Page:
Random Ramblings from a Republican
Monday, June 28, 2004
Earlier history of hungerstriking as a tool for bringing about justice

Part 2.

Fianna Fail, the Republican Party[SIC!!!], in 1939 proscribed the IRA and the jails of the Free State soon swelled with political prisoners. In 1940, prisoners in the appalling conditions of Mountjoy began a strike. The strikers included Tony D'Arcy, Sean McNeela, Thomas Grogan, Jack Plunkett, Tomas MacCutrain and Michael Traynor. A week into the protest, the prisoners were mercilessly beaten by the Free State screws.

Tony D'Arcy and Sean McNeela paid the ultimate price. They died on April 16th and 19th respectively. Shortly after, the hungerstrike was called off when the prisoners were informed that a deal had been struck with the Free State government. This apparent deal was short lived and Free State exploitation of Republicans continued.

The last hungerstriker to perish in a Free State jail was Sean McCaughey. He was a Belfast native who was O/C of the IRA's northern command in the early 1940's. He was arrested in Dublin for holding an informer (actually the COS of the IRA!). The charges were common assault and unlawful imprisonment. He was sentenced to LIFE!

An original blanketman, McCaughey refused to wear the prison clothes of Portlaoise Jail and spent nearly 5 years naked except for a blanket. He commenced his hungerstrike on April 19th, 1946 and after five days began a thirst strike as well. Under these conditions, one cannot live long. Sean died after 17 days on strike. He was rightfully buried in the Republican plot at Milltown in Belfast.

Michael Gaughan was one of the first Provisional IRA members to be imprisoned in England. He was tried and sentenced for his part in a bank raid at Old Bailey in December of 1971. Frank Stagg was tried and sentenced in November of 1973 in Coventry on an vacuous charge of conspiracy to commit explosions.

Also in November 1973, the "Belfast Ten" were tried and sentenced to life for bombings that occurred earlier in the year in England. These ten included Marian and Dolores Price, Gerry Kelly, and Hugh Feeney. These four commenced hungerstrike upon entering prison. They were brutally force-fed for two hundred and six days.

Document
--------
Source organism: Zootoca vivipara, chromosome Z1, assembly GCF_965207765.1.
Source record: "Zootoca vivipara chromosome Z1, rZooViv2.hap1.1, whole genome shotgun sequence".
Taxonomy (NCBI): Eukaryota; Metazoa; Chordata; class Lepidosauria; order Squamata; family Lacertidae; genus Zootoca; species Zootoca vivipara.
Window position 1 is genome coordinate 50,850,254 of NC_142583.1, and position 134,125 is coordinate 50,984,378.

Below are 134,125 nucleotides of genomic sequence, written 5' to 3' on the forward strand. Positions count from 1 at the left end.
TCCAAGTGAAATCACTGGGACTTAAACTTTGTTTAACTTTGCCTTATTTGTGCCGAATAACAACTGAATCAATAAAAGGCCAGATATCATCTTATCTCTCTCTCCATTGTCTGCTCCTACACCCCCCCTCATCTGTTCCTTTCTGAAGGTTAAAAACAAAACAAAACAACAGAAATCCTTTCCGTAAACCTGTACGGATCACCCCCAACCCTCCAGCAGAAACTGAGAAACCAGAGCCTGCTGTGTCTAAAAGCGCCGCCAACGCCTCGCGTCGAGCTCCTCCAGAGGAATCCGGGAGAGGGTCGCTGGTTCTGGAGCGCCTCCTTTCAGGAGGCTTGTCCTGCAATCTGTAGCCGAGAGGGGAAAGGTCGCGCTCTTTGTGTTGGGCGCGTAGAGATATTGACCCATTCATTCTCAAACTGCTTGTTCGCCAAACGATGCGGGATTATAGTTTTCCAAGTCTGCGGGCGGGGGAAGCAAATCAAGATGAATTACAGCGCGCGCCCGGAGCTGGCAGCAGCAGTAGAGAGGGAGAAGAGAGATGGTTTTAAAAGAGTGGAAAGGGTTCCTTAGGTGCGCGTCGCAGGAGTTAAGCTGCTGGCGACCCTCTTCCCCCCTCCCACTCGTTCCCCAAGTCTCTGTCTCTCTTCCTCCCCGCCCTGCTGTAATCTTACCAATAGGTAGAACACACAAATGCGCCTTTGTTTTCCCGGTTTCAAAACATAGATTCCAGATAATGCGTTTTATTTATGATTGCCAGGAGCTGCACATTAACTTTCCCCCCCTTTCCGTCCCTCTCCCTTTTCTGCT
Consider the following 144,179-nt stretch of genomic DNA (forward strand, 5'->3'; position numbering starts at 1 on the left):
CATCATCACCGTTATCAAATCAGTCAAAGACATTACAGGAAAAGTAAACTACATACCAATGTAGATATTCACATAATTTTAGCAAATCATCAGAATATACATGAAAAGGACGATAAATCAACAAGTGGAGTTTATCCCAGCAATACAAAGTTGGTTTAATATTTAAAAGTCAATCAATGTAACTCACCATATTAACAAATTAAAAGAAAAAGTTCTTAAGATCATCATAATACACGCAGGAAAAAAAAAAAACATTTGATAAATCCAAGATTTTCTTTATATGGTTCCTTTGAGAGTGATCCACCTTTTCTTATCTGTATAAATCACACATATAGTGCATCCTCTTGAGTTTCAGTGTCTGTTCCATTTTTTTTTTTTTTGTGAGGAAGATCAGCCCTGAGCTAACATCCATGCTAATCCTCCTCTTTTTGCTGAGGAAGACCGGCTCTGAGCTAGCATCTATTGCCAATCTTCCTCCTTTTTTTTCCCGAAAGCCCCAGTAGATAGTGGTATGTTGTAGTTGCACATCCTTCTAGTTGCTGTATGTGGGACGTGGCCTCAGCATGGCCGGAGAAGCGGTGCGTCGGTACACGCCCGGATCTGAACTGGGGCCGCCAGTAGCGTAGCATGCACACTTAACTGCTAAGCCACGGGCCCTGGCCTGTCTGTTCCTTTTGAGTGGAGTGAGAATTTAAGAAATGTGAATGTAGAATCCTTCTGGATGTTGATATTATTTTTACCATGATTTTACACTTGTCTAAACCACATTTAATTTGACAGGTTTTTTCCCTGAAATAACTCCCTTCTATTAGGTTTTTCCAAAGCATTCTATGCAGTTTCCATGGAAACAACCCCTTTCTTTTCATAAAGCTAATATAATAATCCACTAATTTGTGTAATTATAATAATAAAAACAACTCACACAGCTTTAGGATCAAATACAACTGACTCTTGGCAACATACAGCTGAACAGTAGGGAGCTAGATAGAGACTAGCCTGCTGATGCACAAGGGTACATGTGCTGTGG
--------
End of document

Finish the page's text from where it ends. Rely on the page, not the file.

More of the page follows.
Gaughan and Stagg joined the strike on March 31st, 1974 primarily to show support for their comrades already on strike and secondly for repatriation. After 23 days refusing food, they were force-fed. This brutal practice involves sticking a thick greased tube down a person's throat and into the stomach. Often the tube enters the windpipe and it was because of this that Michael Gaughan. He became ill after the tube punctured his lung, caught pneumonia and died on June 3rd, 1974. This death caused the British establishment much shame and led to the abandonment of force-feeding as a tactic for countering hungerstrikes.

The four strikers of the "Belfast Ten" ended their strike shortly after and Stagg's ended on the 7th. Having his demands for repatriation ignored, Stagg began a second strike after being transferred from Parkhurst to Worcestershire. 10th October 1974 was the first day of Stagg's second strike. Thirty one days later he was told that he would be transferred to Long Kesh by March of 1975. He ended his strike in lieu of this deal.

In March of 1975, Gerry Kelly and Hugh Feeney were transferred to the cages of Long Kesh and the Price sisters were repatriated to Armagh Jail. But Frank Stagg remained in England. Now in Wakefield Prisoner, Frank commenced a third hungerstrike on the 14th of December 1975. He was to die after 62 days refusing food, February 12, 1976.

Free State officials had Stagg's body diverted from Dublin to Shannon airport to prevent a show of Republican sentiment in the city. The Special Branch thugs then seized his coffin and kept it in the airport for 48 hours before flying it by helicopter under guard to Robeen Church in Co. Mayo. The Special Branch prevented it from being buried in the Republican plot. Stagg was instead buried 10 metres away and his coffin was covered over top by cement to prevent it from ever being moved. Also, for six months there was a constant Special Branch presence in the cemetery.

This didn't stop the rightful thing from happening. On November 8th, 1976 a group of IRA Volunteers accompanied by a priest tunneled down under the grave and removed the coffin. They buried it in the Republican plot and had a short religious service.

Follow up information:
Overview of the 1981 Hungerstrike
Hungerstrike Commemorative Project
Overview of the 1980 Hungerstriker
Ireland's Own's Hungerstrike Page 
Saturday, June 26, 2004
Earlier history of hungerstriking as a tool for bringing about justice

The years between 1917 and 1920 involved a number of different hungerstrikes in various prisons both in Britain and in Ireland. It began with the death fast of Thomas Ashe in September of 1917. Ashe's hungerstrike was completely effective and the prisoners were granted political status. But common to British vindictiveness regarding Republicans, the prisoners' status was revoked and they were all transferred to Dundalk Jail.

Early in 1918, prominent Republican Austin Stack and a number of other prisoners in Dundalk began a second strike which was soon intensified when the POWs of Cork Jail joined the protest. Their mission was to win back their rightful political status; the reason which Ashe had died in order to bring about.